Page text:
By Adam Frazier
Director Guillermo del Toro has a fixation, a fetish even, for great-looking monsters. His films, so beautifully draped in rich colors and fantastical myth, are often populated by a vast hodgepodge of exotic creatures. From insects, fairies and trolls to tentacle beasts, fauns and firestarters, del Toroâ€™s films ignite the imagination with ideas of what might go bump in the night.
After writing and directing the highly acclaimed â€œPanâ€™s Labyrinth,â€ del Toro turned down numerous film projects to direct a sequel to his 2004 adaptation of Mike Mignolaâ€™s comic, â€œHellboy.â€ The delightfully macabre â€œHellboyâ€ is about a demon who finds himself fighting alongside the U.S. government against diabolical dark forces bent on world domination. â€œHellboyâ€ has a level of folklore and myth to it that certainly makes it stand out compared to other comic book or superhero films, and del Toroâ€™s style and sensibility always seemed like the perfect fit for Mignolaâ€™s comic.
In â€œHellboy II: The Golden Army,â€ del Toro is up to his old tricks again â€“ packing dark, moody worlds with monsters of all shapes and sizes. Ron Perlman is back as Hellboy, a big red demon raised by man, who loves American television, kittens and fine Cuban cigars. His girlfriend, Liz Sherman (Selma Blair) is a cute, seemingly ordinary girl with the strange ability to engulf her body in fire. Then thereâ€™s Abraham Sapien (Doug Jones), A blue-green bookworm with gills and flippers.
Together they work with the Bureau of Paranormal Research and Defense (B.P.R.D) to track down the bad guys, whether itâ€™s advocates of Nazi occultism or your occasional ogre that gets out of line. Hellboy and his team are, as the late Professor Broom put it, the ones who bump back. In â€œHellboy II: The Golden Army,â€ the mythical world starts a rebellion against humanity in order to rule the Earth, so Hellboy and his friends must fight for humanity, whether they appreciate it or not.
The leader of this magical rebellion is Prince Nuada (Luke Goss), a skilled warrior with intentions of using a fabled golden army to vanquish humanity and take back what, he believes, is rightfully his. Not the entire mythical world agrees with Nuada, however, namely his twin sister Nuala (Anna Walton). She believes it is her kindâ€™s duty to honor the pact made between their kind and humans so long ago â€“ and using the golden army would be a diabolical abortion of that pact.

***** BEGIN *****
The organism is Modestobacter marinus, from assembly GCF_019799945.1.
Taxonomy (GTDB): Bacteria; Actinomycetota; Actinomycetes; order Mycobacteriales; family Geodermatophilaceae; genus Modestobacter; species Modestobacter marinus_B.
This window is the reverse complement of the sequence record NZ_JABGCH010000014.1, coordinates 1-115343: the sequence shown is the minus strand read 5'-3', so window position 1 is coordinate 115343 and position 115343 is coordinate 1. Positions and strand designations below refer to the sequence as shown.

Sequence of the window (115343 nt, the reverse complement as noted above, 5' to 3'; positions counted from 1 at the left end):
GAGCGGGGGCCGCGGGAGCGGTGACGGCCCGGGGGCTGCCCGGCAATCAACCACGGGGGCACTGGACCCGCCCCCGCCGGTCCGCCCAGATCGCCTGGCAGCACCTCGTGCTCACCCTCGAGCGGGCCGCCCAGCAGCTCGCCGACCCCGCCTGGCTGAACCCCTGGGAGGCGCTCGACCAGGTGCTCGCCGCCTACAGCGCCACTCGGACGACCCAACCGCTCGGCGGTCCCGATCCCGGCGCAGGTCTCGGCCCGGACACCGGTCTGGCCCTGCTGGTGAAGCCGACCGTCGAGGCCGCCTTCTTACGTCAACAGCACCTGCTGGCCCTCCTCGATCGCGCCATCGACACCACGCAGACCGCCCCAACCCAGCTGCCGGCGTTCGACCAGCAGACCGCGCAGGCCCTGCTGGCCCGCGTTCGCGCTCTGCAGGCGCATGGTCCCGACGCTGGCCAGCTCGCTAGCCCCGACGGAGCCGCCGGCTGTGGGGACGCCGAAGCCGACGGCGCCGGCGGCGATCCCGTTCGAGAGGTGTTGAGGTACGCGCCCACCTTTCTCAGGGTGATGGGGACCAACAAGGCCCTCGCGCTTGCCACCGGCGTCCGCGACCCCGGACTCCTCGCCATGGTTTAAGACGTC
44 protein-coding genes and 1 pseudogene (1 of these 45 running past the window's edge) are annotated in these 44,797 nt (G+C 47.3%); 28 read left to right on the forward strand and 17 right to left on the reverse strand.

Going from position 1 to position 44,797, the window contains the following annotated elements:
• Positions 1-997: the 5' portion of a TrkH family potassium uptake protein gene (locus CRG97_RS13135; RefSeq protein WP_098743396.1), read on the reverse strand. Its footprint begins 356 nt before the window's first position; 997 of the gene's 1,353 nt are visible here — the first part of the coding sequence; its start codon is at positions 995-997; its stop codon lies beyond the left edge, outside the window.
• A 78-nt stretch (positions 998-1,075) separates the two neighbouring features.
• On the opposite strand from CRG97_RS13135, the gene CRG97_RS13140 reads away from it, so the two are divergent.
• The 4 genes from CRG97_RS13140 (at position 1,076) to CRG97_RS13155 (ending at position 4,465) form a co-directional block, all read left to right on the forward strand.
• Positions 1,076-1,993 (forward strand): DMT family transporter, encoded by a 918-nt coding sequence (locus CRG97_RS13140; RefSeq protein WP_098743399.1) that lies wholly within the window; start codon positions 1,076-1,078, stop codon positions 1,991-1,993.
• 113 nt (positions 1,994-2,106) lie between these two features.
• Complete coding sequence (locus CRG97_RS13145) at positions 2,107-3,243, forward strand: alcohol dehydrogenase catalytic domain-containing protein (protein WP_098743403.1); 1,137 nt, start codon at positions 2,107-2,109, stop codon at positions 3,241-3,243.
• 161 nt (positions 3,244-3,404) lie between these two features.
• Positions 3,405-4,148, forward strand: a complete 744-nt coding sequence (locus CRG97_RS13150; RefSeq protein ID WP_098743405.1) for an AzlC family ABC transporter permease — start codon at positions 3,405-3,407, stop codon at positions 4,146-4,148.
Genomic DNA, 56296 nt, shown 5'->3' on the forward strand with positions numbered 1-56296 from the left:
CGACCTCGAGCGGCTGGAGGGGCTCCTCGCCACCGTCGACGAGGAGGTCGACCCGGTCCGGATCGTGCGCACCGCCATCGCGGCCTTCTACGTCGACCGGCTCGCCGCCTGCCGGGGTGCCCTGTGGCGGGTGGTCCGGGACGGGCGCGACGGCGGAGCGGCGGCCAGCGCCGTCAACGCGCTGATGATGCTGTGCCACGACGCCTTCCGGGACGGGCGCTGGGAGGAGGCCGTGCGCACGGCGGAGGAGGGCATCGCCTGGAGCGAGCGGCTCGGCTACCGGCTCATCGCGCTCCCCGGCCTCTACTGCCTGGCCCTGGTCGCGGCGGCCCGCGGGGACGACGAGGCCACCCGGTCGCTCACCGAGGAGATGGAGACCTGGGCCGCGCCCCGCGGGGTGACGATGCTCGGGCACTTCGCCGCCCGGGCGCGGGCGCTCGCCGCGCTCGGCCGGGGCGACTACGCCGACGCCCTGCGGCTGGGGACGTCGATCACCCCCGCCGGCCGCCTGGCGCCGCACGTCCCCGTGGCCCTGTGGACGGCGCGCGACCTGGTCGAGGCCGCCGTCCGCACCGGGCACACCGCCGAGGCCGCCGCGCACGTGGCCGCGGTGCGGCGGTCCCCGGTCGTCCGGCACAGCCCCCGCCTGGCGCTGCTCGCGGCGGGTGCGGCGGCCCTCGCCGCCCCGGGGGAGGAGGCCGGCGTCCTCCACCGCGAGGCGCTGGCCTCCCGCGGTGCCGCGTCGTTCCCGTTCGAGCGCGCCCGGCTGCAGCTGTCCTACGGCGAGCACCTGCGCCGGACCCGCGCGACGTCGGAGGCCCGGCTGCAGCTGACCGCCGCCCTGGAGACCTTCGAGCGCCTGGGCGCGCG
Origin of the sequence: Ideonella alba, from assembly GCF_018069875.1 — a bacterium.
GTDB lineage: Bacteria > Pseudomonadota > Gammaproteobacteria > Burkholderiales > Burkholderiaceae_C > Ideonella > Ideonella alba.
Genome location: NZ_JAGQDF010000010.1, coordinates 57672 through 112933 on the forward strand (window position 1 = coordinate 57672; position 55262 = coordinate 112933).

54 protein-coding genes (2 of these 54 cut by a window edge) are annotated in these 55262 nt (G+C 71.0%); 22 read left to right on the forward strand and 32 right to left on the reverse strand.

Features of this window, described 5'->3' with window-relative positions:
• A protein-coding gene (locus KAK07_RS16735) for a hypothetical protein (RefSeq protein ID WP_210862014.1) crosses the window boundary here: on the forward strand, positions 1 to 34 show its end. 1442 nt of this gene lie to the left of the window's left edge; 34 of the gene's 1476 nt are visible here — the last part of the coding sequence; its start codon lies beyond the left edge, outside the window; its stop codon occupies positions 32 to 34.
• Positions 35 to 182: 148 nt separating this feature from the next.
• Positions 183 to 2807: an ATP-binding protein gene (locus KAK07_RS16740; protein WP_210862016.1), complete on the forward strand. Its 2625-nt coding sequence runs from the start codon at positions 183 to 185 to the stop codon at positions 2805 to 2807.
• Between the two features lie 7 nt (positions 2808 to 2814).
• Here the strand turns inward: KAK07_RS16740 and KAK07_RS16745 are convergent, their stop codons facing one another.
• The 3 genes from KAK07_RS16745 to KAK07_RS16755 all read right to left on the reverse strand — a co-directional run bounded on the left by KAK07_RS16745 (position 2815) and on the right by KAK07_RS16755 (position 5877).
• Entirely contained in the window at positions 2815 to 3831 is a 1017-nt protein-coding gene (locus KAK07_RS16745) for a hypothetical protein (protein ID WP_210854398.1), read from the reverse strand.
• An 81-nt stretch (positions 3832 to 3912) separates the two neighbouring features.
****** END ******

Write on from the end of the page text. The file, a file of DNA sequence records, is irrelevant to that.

Whereas â€œHellboyâ€ dealt with the more practical elements of Mignolaâ€™s universe â€“ mad scientists and Nazis and historical legend, â€œHellboy II: The Golden Armyâ€ explores the mythical, fairytale aspects. The film opens with a wonderful prologue that shows Hellboy as a, well, a young boy. Heâ€™s decked out in pajamas watching Howdy Doody (Itâ€™s the â€˜50s after all) when his father (the always brilliant John Hurt) reads him a bedtime story. Instantly del Toro focuses the style and heart of this movie in a well-told bedtime story.
We are treated to a wonderful animated envisioning of humanity battling mythical beasts. There is a great blend of computer animation with classic special effects techniques like stop-motion photography â€“ the bread and butter of guys like Ray Harryhausen, whom del Toro deeply admires.
Not only is the film sure to appeal to those like-minded individuals who have an obsession for monsters, but itâ€™s so laugh-out-loud funny and absurd at moments that general audiences will surely get a kick out of the expertly crafted mix of comedy, action and visual stimulus. The story, while on the surface may seem like nothing more than a simple superhero flick, has some deep roots in folklore and del Toro reminds us that without myth â€“ without magic â€“ we would be a poorer species.
In one particular scene, where Hellboy and his team enter a hidden troll market (under a bridge, go figure), flashes of my childhood crawled up my spine and slammed into my brain, sending neurons dancing about â€“ igniting my imagination to a scary, 8-year-old kid kind of level. The troll market is reminiscent of the Mos Eisely Cantina scene in â€œStar Wars.â€ Youâ€™ve been introduced to this fantastic world, and suddenly, hidden deep in some far-off corner of that world, there is an area teeming with life.
In the troll market there are hordes of unique monsters to stare in awe at. Trolls and ogres and goblins, all merchants selling assorted goods like boiled eyeballs and such. There are street performers â€“ musicians and organ grinders looking for some small compensation for their talents. Thereâ€™s even a monster that doubles as a barber, gently applying shaving cream to another bizarre-looking creature before swiftly and skillfully shaving away the thingâ€™s stubble.
Is â€œHellboy II: The Golden Armyâ€ a flawless film â€“ no. The acting can be cheesy and campy at times, but isnâ€™t that in the spirit of the story? I think so. Overall, if you enjoyed the first film or were blown away by â€œPanâ€™s Labyrinthâ€ then you should definitely see this film. Itâ€™s one of the best films of 2008 and one of the more nourishing, entertaining films of this summer.